Optimal Management of Lipid Disorders: Expert Nurse Practitioner Perspectives - Episode 2
Joyce L. Ross, CRNP: I know we have had similar experiences with clinical work in our clinical experiences, and I think about the patient who comes in to see you or me in a clinical setting. If you think back, Lynne, could you think about 1 of the patients who had come to you because they needed to have the enhancement of this expertise that you can offer for bringing that person to the idea that they needed to be treated, why they need to be treated, and perhaps what should be treated for them?
Lynne Braun, PhD, CNP: Sure. A lot of my background is treating women with risk factors or concern that they have elevated risk because my background has been primarily in the Rush Heart Center for Women. I saw men as well, but mostly I saw women. I had a lot of patients directly referred to me because my arrangement with my collaborating physician is that she really wanted to see and thought she should see more of the secondary prevention patients and that I was highly qualified to treat the primary prevention patients. My typical patient would be a woman who’s probably reached middle age, and she either has a strong family history of premature cardiovascular disease or multiple risk factors, and she really wanted to know how to address those risk factors and how to specifically reduce her own risk.
Typically, she had young or even adult-age children, and she was concerned about them as well. Some of these came by referral of the FH [familial hypercholesterolemia] Foundation. I also had younger patients, men and women who have heterozygous familial hypercholesterolemia. I have actually been 1 of the few providers in our practice to see these patients until now. Some of that’s a little different. Joyce, you’ve had tremendous experience with patients who have FH. Why don’t you tell us about some of your typical patients?
Joyce L. Ross, CRNP: Sure. Thanks, Lynne, for that. Most of my career has been centered on the work with familial hypercholesterolemia. When you are born, you actually inherit something. No matter how well you’re doing your diet, your exercise, all those wonderful things that are part of the lifestyle intervention, you are not going to escape what God gave you. What’s problematic is that most of these patients feel wonderful. They have no idea that they are really high risk, no symptoms. They just know that their father had a heart attack maybe at age 45, but he smoked and didn’t exercise. So we have a way of falling back. A typical patient for me could have been someone who has a family history of familial hypercholesterolemia who is now being encouraged strongly by their spouse to get an evaluation to find out if indeed they are high risk and how do we treat you, so that they are around to help them raise their children.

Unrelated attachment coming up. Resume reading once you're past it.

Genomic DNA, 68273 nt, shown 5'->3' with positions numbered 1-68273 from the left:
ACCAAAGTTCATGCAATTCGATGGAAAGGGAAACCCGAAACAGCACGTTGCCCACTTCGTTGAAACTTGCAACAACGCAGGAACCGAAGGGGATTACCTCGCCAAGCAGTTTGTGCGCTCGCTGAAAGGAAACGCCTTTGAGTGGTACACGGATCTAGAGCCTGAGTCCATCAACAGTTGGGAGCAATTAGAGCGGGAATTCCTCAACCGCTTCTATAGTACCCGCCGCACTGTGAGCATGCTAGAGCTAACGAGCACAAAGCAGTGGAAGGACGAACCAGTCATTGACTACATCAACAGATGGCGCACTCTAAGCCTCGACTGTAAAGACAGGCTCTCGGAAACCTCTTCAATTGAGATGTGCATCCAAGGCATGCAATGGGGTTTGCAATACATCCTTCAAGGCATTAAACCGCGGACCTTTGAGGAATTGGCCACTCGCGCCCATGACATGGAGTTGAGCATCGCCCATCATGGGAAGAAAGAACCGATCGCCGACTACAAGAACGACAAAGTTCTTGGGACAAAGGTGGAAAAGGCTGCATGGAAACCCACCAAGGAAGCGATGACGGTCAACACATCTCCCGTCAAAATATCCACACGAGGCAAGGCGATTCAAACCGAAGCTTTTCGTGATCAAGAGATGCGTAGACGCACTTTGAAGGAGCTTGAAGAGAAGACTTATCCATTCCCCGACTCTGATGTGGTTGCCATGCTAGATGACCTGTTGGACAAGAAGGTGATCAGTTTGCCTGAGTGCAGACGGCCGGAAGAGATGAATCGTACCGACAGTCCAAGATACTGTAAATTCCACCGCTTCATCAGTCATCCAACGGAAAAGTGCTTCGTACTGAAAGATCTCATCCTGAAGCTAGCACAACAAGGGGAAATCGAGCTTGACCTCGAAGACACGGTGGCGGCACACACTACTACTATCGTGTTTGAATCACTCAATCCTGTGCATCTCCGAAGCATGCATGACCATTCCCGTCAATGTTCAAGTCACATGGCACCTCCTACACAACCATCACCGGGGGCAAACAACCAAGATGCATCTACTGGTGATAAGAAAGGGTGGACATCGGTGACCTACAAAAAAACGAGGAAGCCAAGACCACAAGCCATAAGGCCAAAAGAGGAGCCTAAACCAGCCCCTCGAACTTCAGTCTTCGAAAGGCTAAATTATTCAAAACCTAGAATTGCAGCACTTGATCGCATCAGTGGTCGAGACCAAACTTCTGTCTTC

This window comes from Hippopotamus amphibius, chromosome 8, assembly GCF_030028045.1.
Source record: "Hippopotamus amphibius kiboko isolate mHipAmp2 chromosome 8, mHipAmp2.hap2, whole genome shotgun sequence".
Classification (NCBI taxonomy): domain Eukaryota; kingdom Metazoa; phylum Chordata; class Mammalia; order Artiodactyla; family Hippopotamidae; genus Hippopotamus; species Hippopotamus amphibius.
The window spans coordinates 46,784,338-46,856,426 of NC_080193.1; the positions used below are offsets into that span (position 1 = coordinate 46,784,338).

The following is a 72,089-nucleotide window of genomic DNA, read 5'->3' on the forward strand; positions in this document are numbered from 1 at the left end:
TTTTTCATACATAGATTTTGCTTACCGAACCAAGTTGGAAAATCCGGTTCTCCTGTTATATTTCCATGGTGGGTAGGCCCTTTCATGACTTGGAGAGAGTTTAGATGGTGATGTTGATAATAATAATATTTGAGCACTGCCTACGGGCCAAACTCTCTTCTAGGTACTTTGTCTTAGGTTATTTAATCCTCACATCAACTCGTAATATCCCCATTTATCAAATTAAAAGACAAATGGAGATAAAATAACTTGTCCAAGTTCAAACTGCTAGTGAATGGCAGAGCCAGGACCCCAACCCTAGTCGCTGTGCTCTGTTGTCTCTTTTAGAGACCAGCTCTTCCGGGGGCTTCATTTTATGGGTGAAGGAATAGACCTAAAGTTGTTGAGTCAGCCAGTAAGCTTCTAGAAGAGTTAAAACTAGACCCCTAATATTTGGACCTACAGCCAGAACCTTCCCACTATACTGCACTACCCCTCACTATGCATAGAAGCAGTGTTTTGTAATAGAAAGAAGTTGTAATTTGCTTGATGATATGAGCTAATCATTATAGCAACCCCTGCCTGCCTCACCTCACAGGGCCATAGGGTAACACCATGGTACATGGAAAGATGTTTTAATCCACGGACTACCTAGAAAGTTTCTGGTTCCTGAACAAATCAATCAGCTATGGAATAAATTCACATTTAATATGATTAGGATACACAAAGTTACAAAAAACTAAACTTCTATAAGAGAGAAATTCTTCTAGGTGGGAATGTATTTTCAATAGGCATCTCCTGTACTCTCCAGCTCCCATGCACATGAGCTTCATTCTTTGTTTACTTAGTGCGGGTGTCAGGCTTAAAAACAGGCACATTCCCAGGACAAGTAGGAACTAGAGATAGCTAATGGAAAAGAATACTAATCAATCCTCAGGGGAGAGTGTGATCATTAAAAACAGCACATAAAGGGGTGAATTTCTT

My patient would often come in very hesitant: “I don’t need any medication. I’m not taking any medication. I don’t have these risk factors.” There are many things that we have to do. As you mentioned earlier, these enhancing risk factors are something that is so important to talk about, because the patient with familial hypercholesterolemia very often has other high-risk things: Apolipoprotein B that makes that LDL [low-density lipoprotein] cholesterol even more dense or high lipoprotein(a), which causes clot formation and is even more problematic for this patient with FH.
It takes a ton of education. For this particular patient, I would start out and say, “I know you’d really not be here, but it’s great that your family loves you. I know you want to be there to see your daughter down the aisle on her wedding day.” I always found that if you get to the heart of the dad for his little girl, then maybe you have a chance to start that dialogue. It’s important to start the dialogue, as you talked about, doing your risk assessment, and having an open conversation: “OK, this is where I see you. How do you see yourself?” Of course, because we’re nurse practitioners, we have the time that we weren’t constantly worrying: “Oh my gosh, I’ve got to get the next patient in here.” What I found out is it took the next visit before we actually got down to the planning because we had to establish trust, and that patient had to absorb what was really happening.
Oftentimes, what I did with that patient was getting an electron beam CT scan or a coronary artery calcification, because I call it the crystal ball. We can look inside the coronary arteries into the heart between heart beats, and you can see plaque starting to develop. It doesn’t tell stenosis or anything like that, as you’re aware, but what it does is show that there’s cholesterol in there and it’s unstable plaque.
Lynne Braun, PhD, CNP: Yes, and not just cholesterol. There’s disease.
Joyce L. Ross, CRNP: Exactly. If they reach a certain score, then we tell them, “You actually have subclinical disease now.” The idea is to halt the progression. You can’t go back and fix what’s broken already. Basically, with that patient we would establish that there is a need to treat, then we would go on to talk about the myths they have for any of the medication. We would establish that, “No, if you take a statin, your liver is not going to fall out. No, it’s not going to kill you.” As a matter of fact, the biggest risk factor for taking a statin is it will save your life. That was the typical type of a patient.
Transcript Edited for Clarity